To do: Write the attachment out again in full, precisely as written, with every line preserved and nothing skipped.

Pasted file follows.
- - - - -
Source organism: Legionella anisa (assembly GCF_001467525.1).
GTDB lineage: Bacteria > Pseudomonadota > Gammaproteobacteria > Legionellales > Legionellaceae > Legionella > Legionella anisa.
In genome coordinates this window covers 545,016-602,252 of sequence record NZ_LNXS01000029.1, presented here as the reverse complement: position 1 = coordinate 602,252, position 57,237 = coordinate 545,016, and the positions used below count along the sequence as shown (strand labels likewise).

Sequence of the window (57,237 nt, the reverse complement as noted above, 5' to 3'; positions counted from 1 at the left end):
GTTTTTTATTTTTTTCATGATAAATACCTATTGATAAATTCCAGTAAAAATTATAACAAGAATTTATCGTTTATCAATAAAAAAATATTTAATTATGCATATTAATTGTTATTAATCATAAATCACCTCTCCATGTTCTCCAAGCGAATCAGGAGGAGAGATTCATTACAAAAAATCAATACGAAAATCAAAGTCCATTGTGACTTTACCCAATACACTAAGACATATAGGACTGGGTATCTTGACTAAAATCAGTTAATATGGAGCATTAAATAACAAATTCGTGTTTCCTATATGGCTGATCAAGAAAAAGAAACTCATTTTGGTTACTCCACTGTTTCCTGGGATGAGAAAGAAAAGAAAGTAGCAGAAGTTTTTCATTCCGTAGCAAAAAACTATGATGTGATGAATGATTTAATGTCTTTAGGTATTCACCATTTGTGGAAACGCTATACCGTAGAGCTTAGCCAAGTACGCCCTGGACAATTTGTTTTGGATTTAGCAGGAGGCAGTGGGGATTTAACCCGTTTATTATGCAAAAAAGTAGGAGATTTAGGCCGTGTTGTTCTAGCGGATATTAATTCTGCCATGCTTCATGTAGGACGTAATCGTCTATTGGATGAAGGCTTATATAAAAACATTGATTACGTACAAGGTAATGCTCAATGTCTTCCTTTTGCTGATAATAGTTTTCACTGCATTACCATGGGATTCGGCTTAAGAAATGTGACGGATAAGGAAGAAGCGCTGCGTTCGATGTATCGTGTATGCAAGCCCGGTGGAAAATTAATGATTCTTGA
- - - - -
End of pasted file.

Source organism: Legionella anisa (assembly GCF_001467525.1).
GTDB lineage: Bacteria > Pseudomonadota > Gammaproteobacteria > Legionellales > Legionellaceae > Legionella > Legionella anisa.
In genome coordinates this window covers 545,016-602,252 of sequence record NZ_LNXS01000029.1, presented here as the reverse complement: position 1 = coordinate 602,252, position 57,237 = coordinate 545,016, and the positions used below count along the sequence as shown (strand labels likewise).

Sequence of the window (57,237 nt, the reverse complement as noted above, 5' to 3'; positions counted from 1 at the left end):
GTTTTTTATTTTTTTCATGATAAATACCTATTGATAAATTCCAGTAAAAATTATAACAAGAATTTATCGTTTATCAATAAAAAAATATTTAATTATGCATATTAATTGTTATTAATCATAAATCACCTCTCCATGTTCTCCAAGCGAATCAGGAGGAGAGATTCATTACAAAAAATCAATACGAAAATCAAAGTCCATTGTGACTTTACCCAATACACTAAGACATATAGGACTGGGTATCTTGACTAAAATCAGTTAATATGGAGCATTAAATAACAAATTCGTGTTTCCTATATGGCTGATCAAGAAAAAGAAACTCATTTTGGTTACTCCACTGTTTCCTGGGATGAGAAAGAAAAGAAAGTAGCAGAAGTTTTTCATTCCGTAGCAAAAAACTATGATGTGATGAATGATTTAATGTCTTTAGGTATTCACCATTTGTGGAAACGCTATACCGTAGAGCTTAGCCAAGTACGCCCTGGACAATTTGTTTTGGATTTAGCAGGAGGCAGTGGGGATTTAACCCGTTTATTATGCAAAAAAGTAGGAGATTTAGGCCGTGTTGTTCTAGCGGATATTAATTCTGCCATGCTTCATGTAGGACGTAATCGTCTATTGGATGAAGGCTTATATAAAAACATTGATTACGTACAAGGTAATGCTCAATGTCTTCCTTTTGCTGATAATAGTTTTCACTGCATTACCATGGGATTCGGCTTAAGAAATGTGACGGATAAGGAAGAAGCGCTGCGTTCGATGTATCGTGTATGCAAGCCCGGTGGAAAATTAATGATTCTTGA